Although not a recent title, Far Cry is still an etalon of image quality in a 3D shooter and many game developers would do well to learn from it. Moreover, Far Cry is one of the few existing games that support floating-point color representation.
We used to refer to the pixel shaders employed on the Pier level as to very complex ones, but they are not a problem at all for a modern top-end graphics card. It is now the performance of the system’s central processor that is the bottleneck in this game; it’s only in 1600x1200 resolution with enabled FSAA and anisotropic filtering that we can make sure the Radeon X1900 XTX is really faster than the Radeon X1800 XT. And of course all top-end graphics cards give you a playable frame rate even in the hardest visual mode of this game.
The Radeon X1800 XT was always slower than the GeForce 7800 GTX and the GeForce 7800 GTX 512 on the Research map in the “pure speed” mode, even though it was originally targeted at executing long pixel shaders. But Nvidia’s superiority in this test has come to an end because the GeForce 7800 GTX 512 now has to share the top position with the new Radeon X1900 XTX, even though it took the latter a threefold increase in the number of the pixel shader processors to achieve this parity.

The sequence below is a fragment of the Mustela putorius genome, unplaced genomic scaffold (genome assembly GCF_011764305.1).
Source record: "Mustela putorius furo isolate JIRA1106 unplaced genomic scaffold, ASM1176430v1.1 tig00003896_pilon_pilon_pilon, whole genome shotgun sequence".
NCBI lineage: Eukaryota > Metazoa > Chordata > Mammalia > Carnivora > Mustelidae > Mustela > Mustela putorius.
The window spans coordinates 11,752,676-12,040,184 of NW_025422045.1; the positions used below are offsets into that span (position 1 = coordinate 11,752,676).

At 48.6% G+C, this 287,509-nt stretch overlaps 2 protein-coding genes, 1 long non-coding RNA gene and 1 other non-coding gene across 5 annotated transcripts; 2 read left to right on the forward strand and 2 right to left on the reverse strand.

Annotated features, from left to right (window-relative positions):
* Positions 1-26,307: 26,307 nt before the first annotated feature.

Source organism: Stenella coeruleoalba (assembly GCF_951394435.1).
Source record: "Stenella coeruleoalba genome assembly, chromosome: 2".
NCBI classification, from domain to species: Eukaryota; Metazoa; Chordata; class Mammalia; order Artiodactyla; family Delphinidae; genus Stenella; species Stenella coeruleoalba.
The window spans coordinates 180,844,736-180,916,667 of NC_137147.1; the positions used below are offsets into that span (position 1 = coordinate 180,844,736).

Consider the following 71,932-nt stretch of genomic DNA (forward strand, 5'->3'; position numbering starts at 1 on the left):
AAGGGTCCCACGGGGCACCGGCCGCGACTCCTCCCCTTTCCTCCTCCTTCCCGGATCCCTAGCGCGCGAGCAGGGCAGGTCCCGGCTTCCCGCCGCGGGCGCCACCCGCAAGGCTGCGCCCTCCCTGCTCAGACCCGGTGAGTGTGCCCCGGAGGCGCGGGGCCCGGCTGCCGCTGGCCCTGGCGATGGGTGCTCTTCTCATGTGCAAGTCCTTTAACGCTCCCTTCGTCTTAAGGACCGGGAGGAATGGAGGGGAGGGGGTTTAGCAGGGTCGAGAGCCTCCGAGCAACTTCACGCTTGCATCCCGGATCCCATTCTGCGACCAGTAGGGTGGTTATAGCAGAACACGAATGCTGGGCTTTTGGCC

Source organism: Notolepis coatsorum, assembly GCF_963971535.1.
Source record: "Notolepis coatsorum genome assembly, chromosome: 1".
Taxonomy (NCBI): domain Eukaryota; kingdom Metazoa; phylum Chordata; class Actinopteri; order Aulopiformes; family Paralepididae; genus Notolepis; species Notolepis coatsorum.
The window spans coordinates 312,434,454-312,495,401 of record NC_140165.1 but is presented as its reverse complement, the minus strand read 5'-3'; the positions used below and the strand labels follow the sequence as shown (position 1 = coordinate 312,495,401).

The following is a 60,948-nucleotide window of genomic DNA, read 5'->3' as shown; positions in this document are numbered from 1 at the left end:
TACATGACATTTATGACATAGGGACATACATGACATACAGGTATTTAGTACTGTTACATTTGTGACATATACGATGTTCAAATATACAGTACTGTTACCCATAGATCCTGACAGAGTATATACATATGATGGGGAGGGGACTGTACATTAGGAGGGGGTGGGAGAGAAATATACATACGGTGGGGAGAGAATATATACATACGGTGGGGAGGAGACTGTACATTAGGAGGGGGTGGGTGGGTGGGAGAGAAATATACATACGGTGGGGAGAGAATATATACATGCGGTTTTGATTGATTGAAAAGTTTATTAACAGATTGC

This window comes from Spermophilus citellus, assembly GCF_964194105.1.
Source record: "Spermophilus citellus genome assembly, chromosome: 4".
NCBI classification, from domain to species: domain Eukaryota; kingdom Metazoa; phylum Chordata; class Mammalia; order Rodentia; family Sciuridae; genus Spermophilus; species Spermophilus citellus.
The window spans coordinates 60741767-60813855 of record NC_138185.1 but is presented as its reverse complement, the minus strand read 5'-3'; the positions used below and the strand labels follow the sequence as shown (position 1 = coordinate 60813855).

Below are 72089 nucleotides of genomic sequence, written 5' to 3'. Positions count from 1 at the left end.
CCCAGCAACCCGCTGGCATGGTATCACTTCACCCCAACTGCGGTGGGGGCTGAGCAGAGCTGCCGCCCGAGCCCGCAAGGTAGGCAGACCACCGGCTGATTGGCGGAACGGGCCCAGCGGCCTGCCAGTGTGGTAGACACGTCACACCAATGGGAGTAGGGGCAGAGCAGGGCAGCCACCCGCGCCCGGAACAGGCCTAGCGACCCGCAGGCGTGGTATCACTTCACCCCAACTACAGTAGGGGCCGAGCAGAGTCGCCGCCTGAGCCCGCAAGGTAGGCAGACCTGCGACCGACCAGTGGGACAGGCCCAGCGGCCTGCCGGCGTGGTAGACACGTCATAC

It’s no different in the “eye candy” mode, except that in 1600x1200 resolution the Radeon X1900 XTX beats Nvidia’s top performer with the help of a more advanced memory controller. Note also that even the slowest graphics card we included into this review, Radeon X1800 XL, delivers an average speed of about 64fps here.